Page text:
Since the beginning of this year the markets have primarily treaded water. The primary support for the bulls has been continued acknowledgement by the Fed on an inability to remove accommodative policy by raising interest rates. (Which should make you question what happens the first time they do.) The bears have been feasting on weak economic data and deteriorating fundamentals.
Gold aided by a softer dollar, the Greek debt debacle and the U.S. Federal Reserve chairperson, Janet Yellen’s dovish comments from this week’s monetary policy statement.
European shares remain higher, close to intraday highs, with the autos and travel & leisure sectors outperforming and basic resources, utilities underperforming. Meeting of finance officials to reach a deal over Greek aid ended in frustration, forcing leaders to call for an emergency summit for Monday. ECB plans to hold an emergency session of its Governing Council on Friday to discuss a deterioration in liquidity at Greek banks, three people familiar said. German airwave auction raises $5.7b to top 2010 sale. Bank of Japan leaves monetary policy unchanged as forecast. Shanghai Composite Index capped its worst weekly decline in seven years.
It’s not difficult to see that the foundation is crumbling...
The recent peak in profits, combined with substantially elevated P/E ratios, is likely suggesting that forward return expectations should be revised sharply lower.
"The time it takes for the global regulatory community and central banking world to find a solution this time may be longer than the time where one episode of big illiquidity happens. Then the question is what to do. In my view the only thing that can be done at that time is that central banks should become again market makers of last resort."
"Both the US and China have a vital interest in reaching an understanding because the alternative is so unpalatable," Soros wrote in an article for the New York Review of Books, with the danger imminent if Chinese economic reforms fail forcing President Xi Jinping to "foster some external conflicts to keep the country united and maintain himself in power." These "conflicts" would present themselves in the form of a Sino-Russo alliance which could draw the entire world into war.
We are more convinced than ever that the FOMC is simply trying to scare a recovery into existence. The Fed is going to raise rates (or, in actuality, make you think it wants to so bad that you think they actually might) in order to signal a strong economy, in order to get people acting like a strong economy, in order to create a strong economy. In June 2015, the commands of the central planners are almost openly mocking common sense. "No one believes more firmly than Comrade Napoleon that all animals are equal. He would be only too happy to let you make your decisions for yourselves. But sometimes you might make the wrong decisions, comrades, and then where should we be?"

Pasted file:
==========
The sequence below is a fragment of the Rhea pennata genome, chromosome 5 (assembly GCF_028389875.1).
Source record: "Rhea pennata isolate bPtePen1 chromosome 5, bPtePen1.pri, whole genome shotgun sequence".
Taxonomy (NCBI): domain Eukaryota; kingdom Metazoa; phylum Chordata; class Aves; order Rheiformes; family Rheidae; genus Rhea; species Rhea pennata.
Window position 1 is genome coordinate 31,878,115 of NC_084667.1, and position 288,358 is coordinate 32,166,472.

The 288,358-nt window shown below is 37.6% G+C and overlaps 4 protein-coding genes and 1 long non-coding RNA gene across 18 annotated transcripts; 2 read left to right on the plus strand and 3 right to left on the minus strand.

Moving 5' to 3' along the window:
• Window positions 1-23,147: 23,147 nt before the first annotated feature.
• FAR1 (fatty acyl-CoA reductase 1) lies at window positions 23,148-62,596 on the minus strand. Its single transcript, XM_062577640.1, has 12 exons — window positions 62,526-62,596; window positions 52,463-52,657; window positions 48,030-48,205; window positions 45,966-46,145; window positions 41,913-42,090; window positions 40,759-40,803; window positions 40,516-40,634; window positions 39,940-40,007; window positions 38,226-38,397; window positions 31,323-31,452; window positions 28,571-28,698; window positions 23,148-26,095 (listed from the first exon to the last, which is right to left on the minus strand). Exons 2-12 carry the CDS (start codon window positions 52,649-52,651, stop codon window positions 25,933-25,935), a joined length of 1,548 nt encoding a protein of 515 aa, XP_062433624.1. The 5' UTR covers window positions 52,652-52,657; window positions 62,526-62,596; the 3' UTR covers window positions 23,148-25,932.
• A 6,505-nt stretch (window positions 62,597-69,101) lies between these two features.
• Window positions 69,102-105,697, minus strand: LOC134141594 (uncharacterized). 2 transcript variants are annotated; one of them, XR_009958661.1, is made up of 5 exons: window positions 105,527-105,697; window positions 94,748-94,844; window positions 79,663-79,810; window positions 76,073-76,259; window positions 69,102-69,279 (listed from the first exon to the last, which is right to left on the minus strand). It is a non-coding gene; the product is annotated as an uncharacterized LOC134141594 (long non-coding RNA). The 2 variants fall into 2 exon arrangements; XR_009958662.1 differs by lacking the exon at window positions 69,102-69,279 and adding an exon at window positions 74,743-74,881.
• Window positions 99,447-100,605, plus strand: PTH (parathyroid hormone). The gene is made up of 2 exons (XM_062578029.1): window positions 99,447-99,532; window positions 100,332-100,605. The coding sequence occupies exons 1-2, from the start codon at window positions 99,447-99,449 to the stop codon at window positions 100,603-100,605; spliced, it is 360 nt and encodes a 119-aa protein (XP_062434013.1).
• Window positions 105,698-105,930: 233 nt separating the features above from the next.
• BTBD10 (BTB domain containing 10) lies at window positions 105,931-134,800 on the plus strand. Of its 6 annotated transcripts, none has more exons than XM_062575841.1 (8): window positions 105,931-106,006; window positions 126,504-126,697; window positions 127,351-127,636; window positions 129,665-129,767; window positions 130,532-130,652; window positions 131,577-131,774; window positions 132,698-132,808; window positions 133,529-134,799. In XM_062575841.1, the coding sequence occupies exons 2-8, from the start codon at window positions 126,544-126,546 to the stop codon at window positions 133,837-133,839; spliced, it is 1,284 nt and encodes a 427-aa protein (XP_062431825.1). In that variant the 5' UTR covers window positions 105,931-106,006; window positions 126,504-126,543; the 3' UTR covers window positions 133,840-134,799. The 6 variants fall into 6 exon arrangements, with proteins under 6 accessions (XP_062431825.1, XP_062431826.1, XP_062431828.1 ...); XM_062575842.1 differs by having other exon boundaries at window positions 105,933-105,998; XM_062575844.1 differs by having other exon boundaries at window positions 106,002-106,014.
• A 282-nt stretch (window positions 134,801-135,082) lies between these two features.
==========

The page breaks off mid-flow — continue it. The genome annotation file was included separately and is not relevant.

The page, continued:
We want to highlight today's absolute failure at investigative reporting, and the worst example of journalistic capture by the Federal Reserve that we have ever seen because at stake is the criminality, competence and corruption of that most important of organizations in modern society, the US Federal Reserve.
- WSJ urges Fed to blow uberest of all bubbles: Memo to Fed: Let the Economy Overheat (WSJ)
- Gunman at large after killing nine at black South Carolina church (Reuters)
- Nine Dead in Charleston Shooting Labeled a 'Hate Crime' (BBG)
- Hong Kong Votes Down Beijing-Backed Election Plan (WSJ)
- Greece Has Already Cost Investors $897 Billion This Year (BBG)
- Merkel Maintains Tough Stance on Greece as Deadline Looms (WSJ)
- Small U.S. frackers face extinction amid drilling drought (Reuters)
- Brian Williams to Stay at NBC, but Lester Holt Will Be Anchor (WSJ)
"The Fed is allowing the [market] tail to wag the [monetary policy] dog... The Fed's credibility itself is at stake... they have backed themselves into a very tight corner... the tightest ever... The hope today is that the current era of easy monetary policy will have no deep economic ramifications. Such thinking, though, may prove to be naive... All retirees’ security is thus at risk when the massive overvaluation in fixed income and equity markets eventually rights itself."
When and what will break the chains on gold by those seemingly omnipotent forces that so assuredly keep its price in check? In essence, the belief is (and I expect for most honest and impartial analysts this is true) that because there is potentially significant downside risk to a global monetary system built upon a currency to which gold represents the proverbial kryptonite (we’ll discuss why), there are checks in place within the system, to ensure that kryptonite doesn’t become too potent. The architects of the existing system would have been foolish not to implement checks on gold.
"The Federal Reserve signaled it was moving toward interest rate increases in the months ahead now that signs of a dip in economic activity early in the year are waning," Fed mouthpiece Jon Hilsenrath writes.
A rumour has been making its way around the blogosphere suggesting that gold coins are not available for purchase from retail outlets across Europe. This information is misleading and incorrect.